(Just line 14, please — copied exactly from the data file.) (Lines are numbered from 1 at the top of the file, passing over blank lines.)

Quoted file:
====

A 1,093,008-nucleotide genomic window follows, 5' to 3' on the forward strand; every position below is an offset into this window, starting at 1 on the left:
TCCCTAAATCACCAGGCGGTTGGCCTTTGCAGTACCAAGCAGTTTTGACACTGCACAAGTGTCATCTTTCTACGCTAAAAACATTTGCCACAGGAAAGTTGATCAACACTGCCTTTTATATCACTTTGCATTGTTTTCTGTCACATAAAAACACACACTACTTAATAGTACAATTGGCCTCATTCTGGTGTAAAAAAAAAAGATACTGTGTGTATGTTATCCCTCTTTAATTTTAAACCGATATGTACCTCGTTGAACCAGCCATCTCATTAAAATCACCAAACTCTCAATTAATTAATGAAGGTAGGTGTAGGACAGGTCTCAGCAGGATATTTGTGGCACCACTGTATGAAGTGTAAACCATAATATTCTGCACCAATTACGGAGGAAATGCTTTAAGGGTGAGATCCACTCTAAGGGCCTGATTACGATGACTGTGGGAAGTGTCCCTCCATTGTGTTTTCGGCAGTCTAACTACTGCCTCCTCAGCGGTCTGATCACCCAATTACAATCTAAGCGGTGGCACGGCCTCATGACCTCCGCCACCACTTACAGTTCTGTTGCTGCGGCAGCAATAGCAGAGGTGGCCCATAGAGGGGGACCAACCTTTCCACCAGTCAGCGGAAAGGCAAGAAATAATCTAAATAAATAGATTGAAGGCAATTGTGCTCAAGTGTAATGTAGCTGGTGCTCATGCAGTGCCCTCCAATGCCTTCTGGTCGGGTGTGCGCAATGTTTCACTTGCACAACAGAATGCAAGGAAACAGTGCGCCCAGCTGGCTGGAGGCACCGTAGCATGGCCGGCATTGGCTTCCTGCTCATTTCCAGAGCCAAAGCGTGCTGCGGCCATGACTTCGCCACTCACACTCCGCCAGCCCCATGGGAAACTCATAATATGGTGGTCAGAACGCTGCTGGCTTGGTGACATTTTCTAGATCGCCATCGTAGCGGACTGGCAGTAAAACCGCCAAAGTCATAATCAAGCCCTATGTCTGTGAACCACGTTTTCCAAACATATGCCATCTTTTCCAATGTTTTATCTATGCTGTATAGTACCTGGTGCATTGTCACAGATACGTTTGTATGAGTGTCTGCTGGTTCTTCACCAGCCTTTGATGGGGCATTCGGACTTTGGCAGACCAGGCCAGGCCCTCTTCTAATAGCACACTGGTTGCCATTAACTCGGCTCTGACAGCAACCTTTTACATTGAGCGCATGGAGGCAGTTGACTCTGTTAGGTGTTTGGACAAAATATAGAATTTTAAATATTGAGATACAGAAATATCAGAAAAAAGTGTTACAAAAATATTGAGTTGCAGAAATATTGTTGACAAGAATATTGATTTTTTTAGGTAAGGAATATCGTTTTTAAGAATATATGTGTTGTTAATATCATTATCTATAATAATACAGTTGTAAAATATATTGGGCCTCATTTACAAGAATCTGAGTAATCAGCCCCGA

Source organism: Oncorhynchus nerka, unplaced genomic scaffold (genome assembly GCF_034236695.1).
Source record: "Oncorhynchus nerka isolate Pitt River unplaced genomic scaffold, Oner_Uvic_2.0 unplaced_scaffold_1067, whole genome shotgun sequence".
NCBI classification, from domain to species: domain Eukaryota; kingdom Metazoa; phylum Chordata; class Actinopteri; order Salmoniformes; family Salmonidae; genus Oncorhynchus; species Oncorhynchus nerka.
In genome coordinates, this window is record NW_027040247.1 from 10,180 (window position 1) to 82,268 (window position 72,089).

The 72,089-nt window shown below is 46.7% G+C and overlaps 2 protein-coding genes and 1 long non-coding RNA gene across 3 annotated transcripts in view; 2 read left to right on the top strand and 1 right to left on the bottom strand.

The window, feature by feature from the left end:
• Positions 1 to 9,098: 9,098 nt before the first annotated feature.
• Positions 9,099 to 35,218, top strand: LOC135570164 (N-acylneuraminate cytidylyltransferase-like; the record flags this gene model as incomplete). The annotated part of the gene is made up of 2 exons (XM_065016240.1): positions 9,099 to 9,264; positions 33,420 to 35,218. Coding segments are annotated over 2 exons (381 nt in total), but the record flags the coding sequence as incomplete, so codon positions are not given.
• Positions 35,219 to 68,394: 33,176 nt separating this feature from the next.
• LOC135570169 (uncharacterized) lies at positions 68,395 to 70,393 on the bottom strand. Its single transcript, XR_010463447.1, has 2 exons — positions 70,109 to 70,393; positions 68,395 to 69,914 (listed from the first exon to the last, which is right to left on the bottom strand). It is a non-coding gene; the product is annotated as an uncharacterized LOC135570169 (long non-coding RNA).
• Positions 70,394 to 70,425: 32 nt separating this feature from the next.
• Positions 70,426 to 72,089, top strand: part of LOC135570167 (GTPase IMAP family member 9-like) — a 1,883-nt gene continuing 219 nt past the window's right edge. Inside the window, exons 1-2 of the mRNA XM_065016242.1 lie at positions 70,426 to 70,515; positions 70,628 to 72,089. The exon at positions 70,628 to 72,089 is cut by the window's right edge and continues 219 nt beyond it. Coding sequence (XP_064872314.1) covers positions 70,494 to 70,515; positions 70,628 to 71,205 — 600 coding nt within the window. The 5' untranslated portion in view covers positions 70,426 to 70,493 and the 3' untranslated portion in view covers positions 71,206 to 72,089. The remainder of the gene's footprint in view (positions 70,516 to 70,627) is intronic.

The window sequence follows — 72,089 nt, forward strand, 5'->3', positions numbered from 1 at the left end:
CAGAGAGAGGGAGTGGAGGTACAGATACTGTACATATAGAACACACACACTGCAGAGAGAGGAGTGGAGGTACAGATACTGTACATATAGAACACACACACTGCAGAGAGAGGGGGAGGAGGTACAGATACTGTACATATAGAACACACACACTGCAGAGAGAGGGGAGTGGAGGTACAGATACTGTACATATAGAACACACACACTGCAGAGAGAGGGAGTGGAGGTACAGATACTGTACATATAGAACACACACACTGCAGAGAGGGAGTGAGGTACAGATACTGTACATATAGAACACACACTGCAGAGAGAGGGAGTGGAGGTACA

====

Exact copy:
• Positions 70,426 to 72,089, top strand: part of LOC135570167 (GTPase IMAP family member 9-like) — a 1,883-nt gene continuing 219 nt past the window's right edge. Inside the window, exons 1-2 of the mRNA XM_065016242.1 lie at positions 70,426 to 70,515; positions 70,628 to 72,089. The exon at positions 70,628 to 72,089 is cut by the window's right edge and continues 219 nt beyond it. Coding sequence (XP_064872314.1) covers positions 70,494 to 70,515; positions 70,628 to 71,205 — 600 coding nt within the window. The 5' untranslated portion in view covers positions 70,426 to 70,493 and the 3' untranslated portion in view covers positions 71,206 to 72,089. The remainder of the gene's footprint in view (positions 70,516 to 70,627) is intronic.